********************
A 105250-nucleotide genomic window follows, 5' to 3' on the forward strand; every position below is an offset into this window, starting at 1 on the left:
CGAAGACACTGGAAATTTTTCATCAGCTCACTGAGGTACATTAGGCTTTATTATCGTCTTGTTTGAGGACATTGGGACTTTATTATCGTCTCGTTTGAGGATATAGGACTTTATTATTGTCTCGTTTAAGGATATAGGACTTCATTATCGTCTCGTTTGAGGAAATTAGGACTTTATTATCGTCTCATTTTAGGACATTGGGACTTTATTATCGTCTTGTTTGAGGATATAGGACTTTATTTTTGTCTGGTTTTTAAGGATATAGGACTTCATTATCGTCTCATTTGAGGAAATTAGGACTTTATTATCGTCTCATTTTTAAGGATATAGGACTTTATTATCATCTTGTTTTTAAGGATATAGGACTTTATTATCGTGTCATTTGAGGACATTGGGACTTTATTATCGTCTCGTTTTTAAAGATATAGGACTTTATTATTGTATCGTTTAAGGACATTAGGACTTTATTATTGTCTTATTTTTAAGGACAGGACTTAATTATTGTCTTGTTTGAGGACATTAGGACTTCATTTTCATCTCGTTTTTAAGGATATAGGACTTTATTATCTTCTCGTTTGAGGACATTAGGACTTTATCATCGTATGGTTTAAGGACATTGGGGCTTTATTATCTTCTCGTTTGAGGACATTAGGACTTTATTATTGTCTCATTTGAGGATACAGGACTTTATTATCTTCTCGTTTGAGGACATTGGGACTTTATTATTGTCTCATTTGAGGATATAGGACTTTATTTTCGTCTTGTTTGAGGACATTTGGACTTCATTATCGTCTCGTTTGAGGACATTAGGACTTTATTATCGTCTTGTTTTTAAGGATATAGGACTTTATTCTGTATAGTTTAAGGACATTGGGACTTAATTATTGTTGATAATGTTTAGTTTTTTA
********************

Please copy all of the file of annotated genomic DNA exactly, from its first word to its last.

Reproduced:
A 105250-nucleotide genomic window follows, 5' to 3' on the forward strand; every position below is an offset into this window, starting at 1 on the left:
CGAAGACACTGGAAATTTTTCATCAGCTCACTGAGGTACATTAGGCTTTATTATCGTCTTGTTTGAGGACATTGGGACTTTATTATCGTCTCGTTTGAGGATATAGGACTTTATTATTGTCTCGTTTAAGGATATAGGACTTCATTATCGTCTCGTTTGAGGAAATTAGGACTTTATTATCGTCTCATTTTAGGACATTGGGACTTTATTATCGTCTTGTTTGAGGATATAGGACTTTATTTTTGTCTGGTTTTTAAGGATATAGGACTTCATTATCGTCTCATTTGAGGAAATTAGGACTTTATTATCGTCTCATTTTTAAGGATATAGGACTTTATTATCATCTTGTTTTTAAGGATATAGGACTTTATTATCGTGTCATTTGAGGACATTGGGACTTTATTATCGTCTCGTTTTTAAAGATATAGGACTTTATTATTGTATCGTTTAAGGACATTAGGACTTTATTATTGTCTTATTTTTAAGGACAGGACTTAATTATTGTCTTGTTTGAGGACATTAGGACTTCATTTTCATCTCGTTTTTAAGGATATAGGACTTTATTATCTTCTCGTTTGAGGACATTAGGACTTTATCATCGTATGGTTTAAGGACATTGGGGCTTTATTATCTTCTCGTTTGAGGACATTAGGACTTTATTATTGTCTCATTTGAGGATACAGGACTTTATTATCTTCTCGTTTGAGGACATTGGGACTTTATTATTGTCTCATTTGAGGATATAGGACTTTATTTTCGTCTTGTTTGAGGACATTTGGACTTCATTATCGTCTCGTTTGAGGACATTAGGACTTTATTATCGTCTTGTTTTTAAGGATATAGGACTTTATTCTGTATAGTTTAAGGACATTGGGACTTAATTATTGTTGATAATGTTTAGTTTTTTA